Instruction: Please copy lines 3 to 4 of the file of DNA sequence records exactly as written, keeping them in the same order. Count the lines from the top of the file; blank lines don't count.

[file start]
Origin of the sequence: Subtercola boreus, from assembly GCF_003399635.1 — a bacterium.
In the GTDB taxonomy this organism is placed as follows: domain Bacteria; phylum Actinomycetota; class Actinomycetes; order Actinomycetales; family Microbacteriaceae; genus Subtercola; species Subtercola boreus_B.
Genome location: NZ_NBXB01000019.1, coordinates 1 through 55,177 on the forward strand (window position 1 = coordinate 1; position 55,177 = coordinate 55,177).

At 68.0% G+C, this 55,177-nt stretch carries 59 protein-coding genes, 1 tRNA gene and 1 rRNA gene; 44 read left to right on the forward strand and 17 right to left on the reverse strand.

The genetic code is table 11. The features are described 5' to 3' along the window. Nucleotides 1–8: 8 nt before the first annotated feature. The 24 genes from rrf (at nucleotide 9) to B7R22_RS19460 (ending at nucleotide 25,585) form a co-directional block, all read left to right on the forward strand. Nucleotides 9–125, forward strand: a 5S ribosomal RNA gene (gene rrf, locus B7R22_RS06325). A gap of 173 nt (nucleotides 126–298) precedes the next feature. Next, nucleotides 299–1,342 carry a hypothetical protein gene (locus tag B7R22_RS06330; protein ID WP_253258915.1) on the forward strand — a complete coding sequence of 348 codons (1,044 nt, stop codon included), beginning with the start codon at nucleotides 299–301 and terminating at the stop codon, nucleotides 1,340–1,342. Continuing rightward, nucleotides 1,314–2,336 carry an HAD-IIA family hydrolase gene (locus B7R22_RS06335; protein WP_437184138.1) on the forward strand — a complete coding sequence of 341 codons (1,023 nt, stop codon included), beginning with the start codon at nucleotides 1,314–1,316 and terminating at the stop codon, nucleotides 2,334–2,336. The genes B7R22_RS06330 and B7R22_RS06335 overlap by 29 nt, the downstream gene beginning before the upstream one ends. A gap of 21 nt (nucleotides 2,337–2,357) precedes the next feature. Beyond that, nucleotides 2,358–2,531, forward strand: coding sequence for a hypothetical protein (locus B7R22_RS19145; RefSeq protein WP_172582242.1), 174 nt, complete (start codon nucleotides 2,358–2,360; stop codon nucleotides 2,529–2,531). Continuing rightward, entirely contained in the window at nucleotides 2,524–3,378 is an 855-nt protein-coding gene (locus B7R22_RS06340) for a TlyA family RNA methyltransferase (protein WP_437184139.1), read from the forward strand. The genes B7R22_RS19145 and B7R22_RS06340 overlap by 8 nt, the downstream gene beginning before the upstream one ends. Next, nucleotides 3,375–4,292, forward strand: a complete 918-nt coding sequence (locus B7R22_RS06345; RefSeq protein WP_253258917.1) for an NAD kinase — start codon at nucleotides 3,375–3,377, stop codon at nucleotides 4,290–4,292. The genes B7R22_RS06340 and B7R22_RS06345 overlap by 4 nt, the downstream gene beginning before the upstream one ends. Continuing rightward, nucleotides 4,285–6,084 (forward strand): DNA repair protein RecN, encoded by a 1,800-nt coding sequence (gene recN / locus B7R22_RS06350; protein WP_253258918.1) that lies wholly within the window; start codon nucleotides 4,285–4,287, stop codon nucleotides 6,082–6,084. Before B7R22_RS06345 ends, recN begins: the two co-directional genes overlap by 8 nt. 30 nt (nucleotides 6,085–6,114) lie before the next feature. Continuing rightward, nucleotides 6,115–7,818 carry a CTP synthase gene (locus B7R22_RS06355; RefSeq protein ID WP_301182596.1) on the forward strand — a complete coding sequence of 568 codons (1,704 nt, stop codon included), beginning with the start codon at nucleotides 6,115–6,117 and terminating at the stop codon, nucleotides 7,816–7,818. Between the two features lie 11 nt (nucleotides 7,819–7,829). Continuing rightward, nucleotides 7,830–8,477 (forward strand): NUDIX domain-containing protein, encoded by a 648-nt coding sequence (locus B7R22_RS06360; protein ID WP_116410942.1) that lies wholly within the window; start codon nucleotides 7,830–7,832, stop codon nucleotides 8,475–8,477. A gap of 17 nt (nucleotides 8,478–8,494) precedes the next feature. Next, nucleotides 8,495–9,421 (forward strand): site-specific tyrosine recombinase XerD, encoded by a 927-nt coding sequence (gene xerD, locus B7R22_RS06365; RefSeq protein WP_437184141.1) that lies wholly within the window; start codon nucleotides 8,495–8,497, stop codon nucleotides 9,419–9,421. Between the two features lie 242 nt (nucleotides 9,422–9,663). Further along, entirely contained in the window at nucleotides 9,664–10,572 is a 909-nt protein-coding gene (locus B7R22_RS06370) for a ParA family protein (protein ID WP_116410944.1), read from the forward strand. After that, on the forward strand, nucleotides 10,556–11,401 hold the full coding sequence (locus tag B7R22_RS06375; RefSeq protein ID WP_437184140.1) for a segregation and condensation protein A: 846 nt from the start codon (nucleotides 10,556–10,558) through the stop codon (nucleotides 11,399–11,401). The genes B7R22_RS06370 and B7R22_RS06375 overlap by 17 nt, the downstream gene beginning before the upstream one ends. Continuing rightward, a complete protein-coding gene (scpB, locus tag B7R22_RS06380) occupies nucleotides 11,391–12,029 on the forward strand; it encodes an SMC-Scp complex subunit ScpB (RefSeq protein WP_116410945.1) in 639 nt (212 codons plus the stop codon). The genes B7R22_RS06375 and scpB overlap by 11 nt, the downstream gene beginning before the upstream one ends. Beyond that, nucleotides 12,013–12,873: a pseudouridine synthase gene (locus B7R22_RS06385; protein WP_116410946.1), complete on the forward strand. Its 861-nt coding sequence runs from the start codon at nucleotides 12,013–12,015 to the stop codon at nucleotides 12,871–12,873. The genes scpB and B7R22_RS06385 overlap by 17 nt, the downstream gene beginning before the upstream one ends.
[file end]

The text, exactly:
Genome location: NZ_NBXB01000019.1, coordinates 1 through 55,177 on the forward strand (window position 1 = coordinate 1; position 55,177 = coordinate 55,177).

At 68.0% G+C, this 55,177-nt stretch carries 59 protein-coding genes, 1 tRNA gene and 1 rRNA gene; 44 read left to right on the forward strand and 17 right to left on the reverse strand.